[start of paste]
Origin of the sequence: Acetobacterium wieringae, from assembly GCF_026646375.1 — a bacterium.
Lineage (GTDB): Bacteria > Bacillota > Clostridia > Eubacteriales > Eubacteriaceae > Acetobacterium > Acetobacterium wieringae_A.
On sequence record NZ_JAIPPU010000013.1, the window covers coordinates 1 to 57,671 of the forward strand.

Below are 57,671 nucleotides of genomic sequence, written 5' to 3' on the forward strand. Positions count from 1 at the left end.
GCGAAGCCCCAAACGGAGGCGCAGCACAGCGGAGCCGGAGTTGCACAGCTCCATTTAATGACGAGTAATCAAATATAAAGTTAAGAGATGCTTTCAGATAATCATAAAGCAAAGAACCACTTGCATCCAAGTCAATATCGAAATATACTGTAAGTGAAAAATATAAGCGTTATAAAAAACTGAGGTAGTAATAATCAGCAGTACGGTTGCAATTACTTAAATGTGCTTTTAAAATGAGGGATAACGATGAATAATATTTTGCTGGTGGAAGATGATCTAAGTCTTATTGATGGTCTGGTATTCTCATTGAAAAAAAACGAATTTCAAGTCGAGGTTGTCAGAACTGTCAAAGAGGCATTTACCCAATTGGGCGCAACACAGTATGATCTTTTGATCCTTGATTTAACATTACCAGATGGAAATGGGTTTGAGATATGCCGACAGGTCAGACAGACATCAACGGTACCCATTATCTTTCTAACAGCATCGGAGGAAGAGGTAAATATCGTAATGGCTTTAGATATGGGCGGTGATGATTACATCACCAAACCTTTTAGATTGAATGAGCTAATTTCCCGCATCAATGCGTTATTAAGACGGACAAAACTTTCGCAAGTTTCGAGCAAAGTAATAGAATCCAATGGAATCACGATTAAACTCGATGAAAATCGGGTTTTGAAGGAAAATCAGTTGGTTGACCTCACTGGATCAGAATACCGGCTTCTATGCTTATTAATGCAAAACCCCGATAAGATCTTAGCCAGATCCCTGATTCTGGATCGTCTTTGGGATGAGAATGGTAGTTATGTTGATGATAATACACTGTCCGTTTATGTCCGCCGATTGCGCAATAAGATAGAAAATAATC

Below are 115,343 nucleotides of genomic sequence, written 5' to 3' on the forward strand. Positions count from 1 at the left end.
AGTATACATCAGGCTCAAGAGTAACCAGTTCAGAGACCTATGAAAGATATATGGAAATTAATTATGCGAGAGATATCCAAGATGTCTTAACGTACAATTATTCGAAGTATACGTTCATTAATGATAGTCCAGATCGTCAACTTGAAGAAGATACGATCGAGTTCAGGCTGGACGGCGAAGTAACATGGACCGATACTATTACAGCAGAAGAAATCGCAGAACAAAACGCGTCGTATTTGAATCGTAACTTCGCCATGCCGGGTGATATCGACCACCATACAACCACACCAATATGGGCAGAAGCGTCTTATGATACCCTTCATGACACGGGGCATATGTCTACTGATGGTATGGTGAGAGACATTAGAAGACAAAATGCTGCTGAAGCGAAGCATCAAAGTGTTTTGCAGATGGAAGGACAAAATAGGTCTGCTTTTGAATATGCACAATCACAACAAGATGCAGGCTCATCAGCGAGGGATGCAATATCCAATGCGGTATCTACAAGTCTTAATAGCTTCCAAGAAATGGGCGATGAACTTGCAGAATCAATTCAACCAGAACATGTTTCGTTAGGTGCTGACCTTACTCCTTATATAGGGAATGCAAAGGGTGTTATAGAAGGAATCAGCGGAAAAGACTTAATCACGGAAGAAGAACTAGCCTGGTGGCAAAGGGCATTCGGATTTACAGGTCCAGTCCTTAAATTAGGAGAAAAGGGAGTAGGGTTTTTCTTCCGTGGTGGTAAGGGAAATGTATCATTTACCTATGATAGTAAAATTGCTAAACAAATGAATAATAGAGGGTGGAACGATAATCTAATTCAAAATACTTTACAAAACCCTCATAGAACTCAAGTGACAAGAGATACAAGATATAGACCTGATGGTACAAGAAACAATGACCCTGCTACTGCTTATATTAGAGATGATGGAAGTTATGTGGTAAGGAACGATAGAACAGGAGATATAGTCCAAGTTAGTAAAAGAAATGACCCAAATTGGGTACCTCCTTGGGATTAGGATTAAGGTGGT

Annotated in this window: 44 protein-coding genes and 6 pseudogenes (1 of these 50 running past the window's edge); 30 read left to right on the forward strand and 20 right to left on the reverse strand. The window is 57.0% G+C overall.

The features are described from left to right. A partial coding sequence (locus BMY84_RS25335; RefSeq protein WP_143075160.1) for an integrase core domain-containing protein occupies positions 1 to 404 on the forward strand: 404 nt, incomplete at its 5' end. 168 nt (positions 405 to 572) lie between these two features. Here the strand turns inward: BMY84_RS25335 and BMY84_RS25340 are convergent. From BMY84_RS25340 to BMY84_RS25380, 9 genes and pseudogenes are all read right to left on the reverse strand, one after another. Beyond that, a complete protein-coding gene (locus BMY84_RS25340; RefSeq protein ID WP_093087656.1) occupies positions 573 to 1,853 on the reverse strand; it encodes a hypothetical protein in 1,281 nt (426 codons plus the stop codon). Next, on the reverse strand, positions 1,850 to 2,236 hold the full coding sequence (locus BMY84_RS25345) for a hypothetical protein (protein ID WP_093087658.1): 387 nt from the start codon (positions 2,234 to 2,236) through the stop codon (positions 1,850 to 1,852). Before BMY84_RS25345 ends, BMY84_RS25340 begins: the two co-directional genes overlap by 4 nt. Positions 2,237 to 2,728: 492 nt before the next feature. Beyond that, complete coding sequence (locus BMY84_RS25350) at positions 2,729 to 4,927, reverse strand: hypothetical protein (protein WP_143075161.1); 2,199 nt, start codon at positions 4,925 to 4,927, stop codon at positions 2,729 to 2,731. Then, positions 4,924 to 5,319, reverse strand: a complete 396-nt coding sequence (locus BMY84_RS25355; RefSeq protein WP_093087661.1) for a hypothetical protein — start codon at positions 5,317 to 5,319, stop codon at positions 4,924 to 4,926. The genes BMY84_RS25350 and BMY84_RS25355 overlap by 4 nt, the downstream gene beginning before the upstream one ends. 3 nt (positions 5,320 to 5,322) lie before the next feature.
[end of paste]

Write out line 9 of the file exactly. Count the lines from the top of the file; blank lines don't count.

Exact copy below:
The features are described from left to right. A partial coding sequence (locus BMY84_RS25335; RefSeq protein WP_143075160.1) for an integrase core domain-containing protein occupies positions 1 to 404 on the forward strand: 404 nt, incomplete at its 5' end. 168 nt (positions 405 to 572) lie between these two features. Here the strand turns inward: BMY84_RS25335 and BMY84_RS25340 are convergent. From BMY84_RS25340 to BMY84_RS25380, 9 genes and pseudogenes are all read right to left on the reverse strand, one after another. Beyond that, a complete protein-coding gene (locus BMY84_RS25340; RefSeq protein ID WP_093087656.1) occupies positions 573 to 1,853 on the reverse strand; it encodes a hypothetical protein in 1,281 nt (426 codons plus the stop codon). Next, on the reverse strand, positions 1,850 to 2,236 hold the full coding sequence (locus BMY84_RS25345) for a hypothetical protein (protein ID WP_093087658.1): 387 nt from the start codon (positions 2,234 to 2,236) through the stop codon (positions 1,850 to 1,852). Before BMY84_RS25345 ends, BMY84_RS25340 begins: the two co-directional genes overlap by 4 nt. Positions 2,237 to 2,728: 492 nt before the next feature. Beyond that, complete coding sequence (locus BMY84_RS25350) at positions 2,729 to 4,927, reverse strand: hypothetical protein (protein WP_143075161.1); 2,199 nt, start codon at positions 4,925 to 4,927, stop codon at positions 2,729 to 2,731. Then, positions 4,924 to 5,319, reverse strand: a complete 396-nt coding sequence (locus BMY84_RS25355; RefSeq protein WP_093087661.1) for a hypothetical protein — start codon at positions 5,317 to 5,319, stop codon at positions 4,924 to 4,926. The genes BMY84_RS25350 and BMY84_RS25355 overlap by 4 nt, the downstream gene beginning before the upstream one ends. 3 nt (positions 5,320 to 5,322) lie before the next feature.